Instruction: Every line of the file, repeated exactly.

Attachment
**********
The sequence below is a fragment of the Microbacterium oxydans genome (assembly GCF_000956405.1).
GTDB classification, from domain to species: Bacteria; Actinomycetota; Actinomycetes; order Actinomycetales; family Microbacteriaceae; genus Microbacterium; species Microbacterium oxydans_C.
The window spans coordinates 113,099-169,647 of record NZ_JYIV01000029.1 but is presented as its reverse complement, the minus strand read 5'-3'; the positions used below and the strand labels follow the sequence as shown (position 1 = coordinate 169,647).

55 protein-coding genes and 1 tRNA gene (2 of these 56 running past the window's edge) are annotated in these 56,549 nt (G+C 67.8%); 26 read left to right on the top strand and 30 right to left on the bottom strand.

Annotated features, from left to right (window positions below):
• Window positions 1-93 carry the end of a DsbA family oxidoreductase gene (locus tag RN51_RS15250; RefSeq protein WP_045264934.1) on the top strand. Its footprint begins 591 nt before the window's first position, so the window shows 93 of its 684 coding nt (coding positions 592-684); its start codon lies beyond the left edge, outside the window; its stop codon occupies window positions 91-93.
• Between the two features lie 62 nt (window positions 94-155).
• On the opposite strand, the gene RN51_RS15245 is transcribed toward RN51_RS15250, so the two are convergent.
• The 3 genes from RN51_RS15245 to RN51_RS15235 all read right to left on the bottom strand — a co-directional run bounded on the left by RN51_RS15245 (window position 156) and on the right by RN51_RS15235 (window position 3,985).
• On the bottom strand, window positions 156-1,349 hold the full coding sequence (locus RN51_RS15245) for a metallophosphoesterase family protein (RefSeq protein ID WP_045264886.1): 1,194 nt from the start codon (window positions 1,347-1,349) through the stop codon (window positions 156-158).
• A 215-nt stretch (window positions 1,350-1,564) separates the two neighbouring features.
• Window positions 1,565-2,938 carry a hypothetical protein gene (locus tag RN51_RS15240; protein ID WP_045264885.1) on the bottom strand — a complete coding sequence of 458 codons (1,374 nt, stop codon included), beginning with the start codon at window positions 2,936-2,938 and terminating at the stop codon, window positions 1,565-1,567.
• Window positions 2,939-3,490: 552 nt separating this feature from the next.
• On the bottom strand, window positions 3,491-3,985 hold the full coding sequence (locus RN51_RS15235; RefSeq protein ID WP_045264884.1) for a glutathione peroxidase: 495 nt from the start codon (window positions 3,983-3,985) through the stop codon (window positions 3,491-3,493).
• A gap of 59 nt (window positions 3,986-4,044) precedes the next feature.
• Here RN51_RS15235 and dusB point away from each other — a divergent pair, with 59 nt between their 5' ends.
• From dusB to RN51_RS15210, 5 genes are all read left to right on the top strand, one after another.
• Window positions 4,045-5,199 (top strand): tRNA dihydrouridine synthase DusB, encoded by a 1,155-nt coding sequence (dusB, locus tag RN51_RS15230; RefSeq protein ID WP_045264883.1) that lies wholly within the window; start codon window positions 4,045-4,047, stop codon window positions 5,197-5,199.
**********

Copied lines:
The sequence below is a fragment of the Microbacterium oxydans genome (assembly GCF_000956405.1).
GTDB classification, from domain to species: Bacteria; Actinomycetota; Actinomycetes; order Actinomycetales; family Microbacteriaceae; genus Microbacterium; species Microbacterium oxydans_C.
The window spans coordinates 113,099-169,647 of record NZ_JYIV01000029.1 but is presented as its reverse complement, the minus strand read 5'-3'; the positions used below and the strand labels follow the sequence as shown (position 1 = coordinate 169,647).

55 protein-coding genes and 1 tRNA gene (2 of these 56 running past the window's edge) are annotated in these 56,549 nt (G+C 67.8%); 26 read left to right on the top strand and 30 right to left on the bottom strand.

Annotated features, from left to right (window positions below):
• Window positions 1-93 carry the end of a DsbA family oxidoreductase gene (locus tag RN51_RS15250; RefSeq protein WP_045264934.1) on the top strand. Its footprint begins 591 nt before the window's first position, so the window shows 93 of its 684 coding nt (coding positions 592-684); its start codon lies beyond the left edge, outside the window; its stop codon occupies window positions 91-93.
• Between the two features lie 62 nt (window positions 94-155).
• On the opposite strand, the gene RN51_RS15245 is transcribed toward RN51_RS15250, so the two are convergent.
• The 3 genes from RN51_RS15245 to RN51_RS15235 all read right to left on the bottom strand — a co-directional run bounded on the left by RN51_RS15245 (window position 156) and on the right by RN51_RS15235 (window position 3,985).
• On the bottom strand, window positions 156-1,349 hold the full coding sequence (locus RN51_RS15245) for a metallophosphoesterase family protein (RefSeq protein ID WP_045264886.1): 1,194 nt from the start codon (window positions 1,347-1,349) through the stop codon (window positions 156-158).
• A 215-nt stretch (window positions 1,350-1,564) separates the two neighbouring features.
• Window positions 1,565-2,938 carry a hypothetical protein gene (locus tag RN51_RS15240; protein ID WP_045264885.1) on the bottom strand — a complete coding sequence of 458 codons (1,374 nt, stop codon included), beginning with the start codon at window positions 2,936-2,938 and terminating at the stop codon, window positions 1,565-1,567.
• Window positions 2,939-3,490: 552 nt separating this feature from the next.
• On the bottom strand, window positions 3,491-3,985 hold the full coding sequence (locus RN51_RS15235; RefSeq protein ID WP_045264884.1) for a glutathione peroxidase: 495 nt from the start codon (window positions 3,983-3,985) through the stop codon (window positions 3,491-3,493).
• A gap of 59 nt (window positions 3,986-4,044) precedes the next feature.
• Here RN51_RS15235 and dusB point away from each other — a divergent pair, with 59 nt between their 5' ends.
• From dusB to RN51_RS15210, 5 genes are all read left to right on the top strand, one after another.
• Window positions 4,045-5,199 (top strand): tRNA dihydrouridine synthase DusB, encoded by a 1,155-nt coding sequence (dusB, locus tag RN51_RS15230; RefSeq protein ID WP_045264883.1) that lies wholly within the window; start codon window positions 4,045-4,047, stop codon window positions 5,197-5,199.